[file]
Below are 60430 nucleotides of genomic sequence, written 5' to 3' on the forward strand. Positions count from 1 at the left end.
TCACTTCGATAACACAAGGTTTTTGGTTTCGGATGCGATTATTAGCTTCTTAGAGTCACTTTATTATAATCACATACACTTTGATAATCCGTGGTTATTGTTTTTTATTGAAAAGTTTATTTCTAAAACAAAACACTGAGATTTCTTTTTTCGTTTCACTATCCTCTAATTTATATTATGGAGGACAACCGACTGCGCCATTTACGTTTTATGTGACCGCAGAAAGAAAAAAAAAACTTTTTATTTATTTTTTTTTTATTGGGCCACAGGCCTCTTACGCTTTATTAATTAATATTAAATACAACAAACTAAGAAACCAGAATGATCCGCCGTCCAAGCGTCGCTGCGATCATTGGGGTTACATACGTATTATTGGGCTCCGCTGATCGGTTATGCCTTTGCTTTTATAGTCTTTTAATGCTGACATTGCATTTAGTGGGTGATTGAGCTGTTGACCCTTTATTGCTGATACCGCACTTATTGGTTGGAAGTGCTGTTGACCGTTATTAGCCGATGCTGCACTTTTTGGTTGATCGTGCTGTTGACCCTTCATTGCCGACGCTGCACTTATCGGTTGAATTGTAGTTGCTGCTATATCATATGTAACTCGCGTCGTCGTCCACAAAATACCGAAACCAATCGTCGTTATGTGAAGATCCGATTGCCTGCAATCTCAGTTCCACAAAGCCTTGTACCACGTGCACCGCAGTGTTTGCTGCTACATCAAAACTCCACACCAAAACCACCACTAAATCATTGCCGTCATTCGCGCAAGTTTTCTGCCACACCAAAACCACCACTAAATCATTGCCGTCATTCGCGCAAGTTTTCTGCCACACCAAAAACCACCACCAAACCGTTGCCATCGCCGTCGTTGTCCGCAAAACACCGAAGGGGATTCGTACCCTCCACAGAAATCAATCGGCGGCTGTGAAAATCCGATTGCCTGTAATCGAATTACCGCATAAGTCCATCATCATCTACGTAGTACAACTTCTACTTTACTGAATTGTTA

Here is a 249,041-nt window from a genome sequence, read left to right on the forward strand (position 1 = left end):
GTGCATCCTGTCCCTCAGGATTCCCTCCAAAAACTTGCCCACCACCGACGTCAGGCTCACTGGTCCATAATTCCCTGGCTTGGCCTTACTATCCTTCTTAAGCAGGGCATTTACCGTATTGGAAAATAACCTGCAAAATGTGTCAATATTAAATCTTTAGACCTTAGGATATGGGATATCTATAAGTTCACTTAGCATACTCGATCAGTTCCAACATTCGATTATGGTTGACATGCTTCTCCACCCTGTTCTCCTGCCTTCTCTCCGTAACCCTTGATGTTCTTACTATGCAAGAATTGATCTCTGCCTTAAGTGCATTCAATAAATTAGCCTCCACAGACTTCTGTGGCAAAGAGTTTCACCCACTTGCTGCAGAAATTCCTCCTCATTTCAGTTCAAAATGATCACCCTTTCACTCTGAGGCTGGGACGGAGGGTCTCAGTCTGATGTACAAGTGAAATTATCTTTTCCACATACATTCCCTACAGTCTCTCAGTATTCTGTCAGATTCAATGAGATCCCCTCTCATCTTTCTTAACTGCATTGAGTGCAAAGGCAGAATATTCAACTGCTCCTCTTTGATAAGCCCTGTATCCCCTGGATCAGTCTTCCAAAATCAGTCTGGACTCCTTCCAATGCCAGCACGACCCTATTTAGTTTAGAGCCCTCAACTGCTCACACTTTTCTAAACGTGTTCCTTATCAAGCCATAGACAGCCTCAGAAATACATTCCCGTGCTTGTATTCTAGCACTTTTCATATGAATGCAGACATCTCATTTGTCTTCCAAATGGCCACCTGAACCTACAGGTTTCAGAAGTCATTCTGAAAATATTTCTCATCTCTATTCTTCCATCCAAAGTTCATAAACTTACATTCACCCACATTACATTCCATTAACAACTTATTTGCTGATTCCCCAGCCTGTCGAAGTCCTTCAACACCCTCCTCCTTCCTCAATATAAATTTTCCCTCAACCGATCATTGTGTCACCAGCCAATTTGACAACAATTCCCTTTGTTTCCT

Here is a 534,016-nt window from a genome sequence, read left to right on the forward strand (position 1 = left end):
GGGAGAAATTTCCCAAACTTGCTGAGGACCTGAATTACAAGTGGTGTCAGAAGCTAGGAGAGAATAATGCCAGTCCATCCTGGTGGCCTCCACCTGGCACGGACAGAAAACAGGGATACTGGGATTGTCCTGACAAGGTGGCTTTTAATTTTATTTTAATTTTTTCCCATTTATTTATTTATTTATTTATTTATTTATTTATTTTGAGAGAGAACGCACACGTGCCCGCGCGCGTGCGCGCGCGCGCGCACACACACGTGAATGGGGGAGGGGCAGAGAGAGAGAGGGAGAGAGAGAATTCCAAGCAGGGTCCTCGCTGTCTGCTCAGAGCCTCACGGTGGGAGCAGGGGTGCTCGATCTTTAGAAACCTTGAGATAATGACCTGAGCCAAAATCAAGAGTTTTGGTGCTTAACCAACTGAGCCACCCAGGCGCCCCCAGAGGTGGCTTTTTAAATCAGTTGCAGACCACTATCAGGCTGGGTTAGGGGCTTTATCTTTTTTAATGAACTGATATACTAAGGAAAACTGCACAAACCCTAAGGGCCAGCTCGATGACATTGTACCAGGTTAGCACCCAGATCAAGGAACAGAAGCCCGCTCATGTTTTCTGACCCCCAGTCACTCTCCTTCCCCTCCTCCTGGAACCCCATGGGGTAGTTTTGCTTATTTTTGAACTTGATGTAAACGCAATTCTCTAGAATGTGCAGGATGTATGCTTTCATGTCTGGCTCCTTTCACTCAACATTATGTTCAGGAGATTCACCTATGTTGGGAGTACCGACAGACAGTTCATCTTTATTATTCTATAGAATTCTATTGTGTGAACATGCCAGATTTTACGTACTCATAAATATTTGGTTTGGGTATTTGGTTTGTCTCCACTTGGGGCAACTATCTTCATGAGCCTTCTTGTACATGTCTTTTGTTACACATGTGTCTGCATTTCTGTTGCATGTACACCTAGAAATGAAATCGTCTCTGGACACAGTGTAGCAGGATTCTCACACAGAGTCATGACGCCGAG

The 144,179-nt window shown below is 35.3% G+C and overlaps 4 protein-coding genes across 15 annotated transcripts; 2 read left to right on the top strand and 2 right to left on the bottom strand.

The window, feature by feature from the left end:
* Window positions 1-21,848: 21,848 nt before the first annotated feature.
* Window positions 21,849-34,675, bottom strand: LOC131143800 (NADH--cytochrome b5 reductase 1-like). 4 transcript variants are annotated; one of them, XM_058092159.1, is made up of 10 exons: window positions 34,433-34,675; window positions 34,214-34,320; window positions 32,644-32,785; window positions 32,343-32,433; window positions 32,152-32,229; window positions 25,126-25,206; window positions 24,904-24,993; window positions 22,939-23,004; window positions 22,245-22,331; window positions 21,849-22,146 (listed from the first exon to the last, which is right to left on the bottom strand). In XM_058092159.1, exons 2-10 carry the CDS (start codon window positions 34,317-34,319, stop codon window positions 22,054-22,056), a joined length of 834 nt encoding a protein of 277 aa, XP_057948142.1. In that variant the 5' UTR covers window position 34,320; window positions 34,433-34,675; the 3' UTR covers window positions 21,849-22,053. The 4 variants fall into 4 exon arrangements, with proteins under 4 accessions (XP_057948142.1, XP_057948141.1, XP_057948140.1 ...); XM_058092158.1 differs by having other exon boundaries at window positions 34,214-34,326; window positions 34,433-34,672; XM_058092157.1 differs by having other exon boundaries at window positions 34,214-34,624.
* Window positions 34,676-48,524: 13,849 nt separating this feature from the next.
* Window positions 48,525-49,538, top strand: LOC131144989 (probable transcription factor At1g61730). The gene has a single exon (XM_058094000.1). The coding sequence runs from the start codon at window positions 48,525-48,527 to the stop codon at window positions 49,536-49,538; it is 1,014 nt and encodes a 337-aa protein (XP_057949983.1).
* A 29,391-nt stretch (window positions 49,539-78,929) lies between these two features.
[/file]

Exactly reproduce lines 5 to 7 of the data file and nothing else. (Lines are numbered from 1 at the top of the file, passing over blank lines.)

Here is a 534,016-nt window from a genome sequence, read left to right on the forward strand (position 1 = left end):
GGGAGAAATTTCCCAAACTTGCTGAGGACCTGAATTACAAGTGGTGTCAGAAGCTAGGAGAGAATAATGCCAGTCCATCCTGGTGGCCTCCACCTGGCACGGACAGAAAACAGGGATACTGGGATTGTCCTGACAAGGTGGCTTTTAATTTTATTTTAATTTTTTCCCATTTATTTATTTATTTATTTATTTATTTATTTATTTTGAGAGAGAACGCACACGTGCCCGCGCGCGTGCGCGCGCGCGCGCACACACACGTGAATGGGGGAGGGGCAGAGAGAGAGAGGGAGAGAGAGAATTCCAAGCAGGGTCCTCGCTGTCTGCTCAGAGCCTCACGGTGGGAGCAGGGGTGCTCGATCTTTAGAAACCTTGAGATAATGACCTGAGCCAAAATCAAGAGTTTTGGTGCTTAACCAACTGAGCCACCCAGGCGCCCCCAGAGGTGGCTTTTTAAATCAGTTGCAGACCACTATCAGGCTGGGTTAGGGGCTTTATCTTTTTTAATGAACTGATATACTAAGGAAAACTGCACAAACCCTAAGGGCCAGCTCGATGACATTGTACCAGGTTAGCACCCAGATCAAGGAACAGAAGCCCGCTCATGTTTTCTGACCCCCAGTCACTCTCCTTCCCCTCCTCCTGGAACCCCATGGGGTAGTTTTGCTTATTTTTGAACTTGATGTAAACGCAATTCTCTAGAATGTGCAGGATGTATGCTTTCATGTCTGGCTCCTTTCACTCAACATTATGTTCAGGAGATTCACCTATGTTGGGAGTACCGACAGACAGTTCATCTTTATTATTCTATAGAATTCTATTGTGTGAACATGCCAGATTTTACGTACTCATAAATATTTGGTTTGGGTATTTGGTTTGTCTCCACTTGGGGCAACTATCTTCATGAGCCTTCTTGTACATGTCTTTTGTTACACATGTGTCTGCATTTCTGTTGCATGTACACCTAGAAATGAAATCGTCTCTGGACACAGTGTAGCAGGATTCTCACACAGAGTCATGACGCCGAG

The 144,179-nt window shown below is 35.3% G+C and overlaps 4 protein-coding genes across 15 annotated transcripts; 2 read left to right on the top strand and 2 right to left on the bottom strand.